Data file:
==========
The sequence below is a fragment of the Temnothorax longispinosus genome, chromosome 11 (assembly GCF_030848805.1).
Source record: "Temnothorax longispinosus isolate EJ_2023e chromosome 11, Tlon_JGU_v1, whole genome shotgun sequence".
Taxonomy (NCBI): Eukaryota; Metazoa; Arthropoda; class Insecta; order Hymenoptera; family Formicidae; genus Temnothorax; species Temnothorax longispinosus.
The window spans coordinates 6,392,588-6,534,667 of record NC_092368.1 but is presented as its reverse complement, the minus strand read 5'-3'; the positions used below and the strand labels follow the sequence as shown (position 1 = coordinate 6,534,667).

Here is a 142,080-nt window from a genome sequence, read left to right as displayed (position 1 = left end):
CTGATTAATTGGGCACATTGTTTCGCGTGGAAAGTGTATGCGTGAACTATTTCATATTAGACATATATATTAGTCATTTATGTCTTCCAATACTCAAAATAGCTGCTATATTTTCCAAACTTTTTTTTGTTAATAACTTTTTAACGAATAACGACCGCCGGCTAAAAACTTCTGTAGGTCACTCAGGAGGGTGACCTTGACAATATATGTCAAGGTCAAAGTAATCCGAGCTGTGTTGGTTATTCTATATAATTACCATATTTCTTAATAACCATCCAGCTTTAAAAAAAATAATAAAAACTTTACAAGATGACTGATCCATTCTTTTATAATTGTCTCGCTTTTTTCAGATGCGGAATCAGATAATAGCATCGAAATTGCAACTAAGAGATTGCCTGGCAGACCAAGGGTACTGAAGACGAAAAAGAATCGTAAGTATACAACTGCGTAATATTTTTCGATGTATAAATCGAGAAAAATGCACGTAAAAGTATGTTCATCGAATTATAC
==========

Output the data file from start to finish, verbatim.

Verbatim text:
The sequence below is a fragment of the Temnothorax longispinosus genome, chromosome 11 (assembly GCF_030848805.1).
Source record: "Temnothorax longispinosus isolate EJ_2023e chromosome 11, Tlon_JGU_v1, whole genome shotgun sequence".
Taxonomy (NCBI): Eukaryota; Metazoa; Arthropoda; class Insecta; order Hymenoptera; family Formicidae; genus Temnothorax; species Temnothorax longispinosus.
The window spans coordinates 6,392,588-6,534,667 of record NC_092368.1 but is presented as its reverse complement, the minus strand read 5'-3'; the positions used below and the strand labels follow the sequence as shown (position 1 = coordinate 6,534,667).

Here is a 142,080-nt window from a genome sequence, read left to right as displayed (position 1 = left end):
CTGATTAATTGGGCACATTGTTTCGCGTGGAAAGTGTATGCGTGAACTATTTCATATTAGACATATATATTAGTCATTTATGTCTTCCAATACTCAAAATAGCTGCTATATTTTCCAAACTTTTTTTTGTTAATAACTTTTTAACGAATAACGACCGCCGGCTAAAAACTTCTGTAGGTCACTCAGGAGGGTGACCTTGACAATATATGTCAAGGTCAAAGTAATCCGAGCTGTGTTGGTTATTCTATATAATTACCATATTTCTTAATAACCATCCAGCTTTAAAAAAAATAATAAAAACTTTACAAGATGACTGATCCATTCTTTTATAATTGTCTCGCTTTTTTCAGATGCGGAATCAGATAATAGCATCGAAATTGCAACTAAGAGATTGCCTGGCAGACCAAGGGTACTGAAGACGAAAAAGAATCGTAAGTATACAACTGCGTAATATTTTTCGATGTATAAATCGAGAAAAATGCACGTAAAAGTATGTTCATCGAATTATAC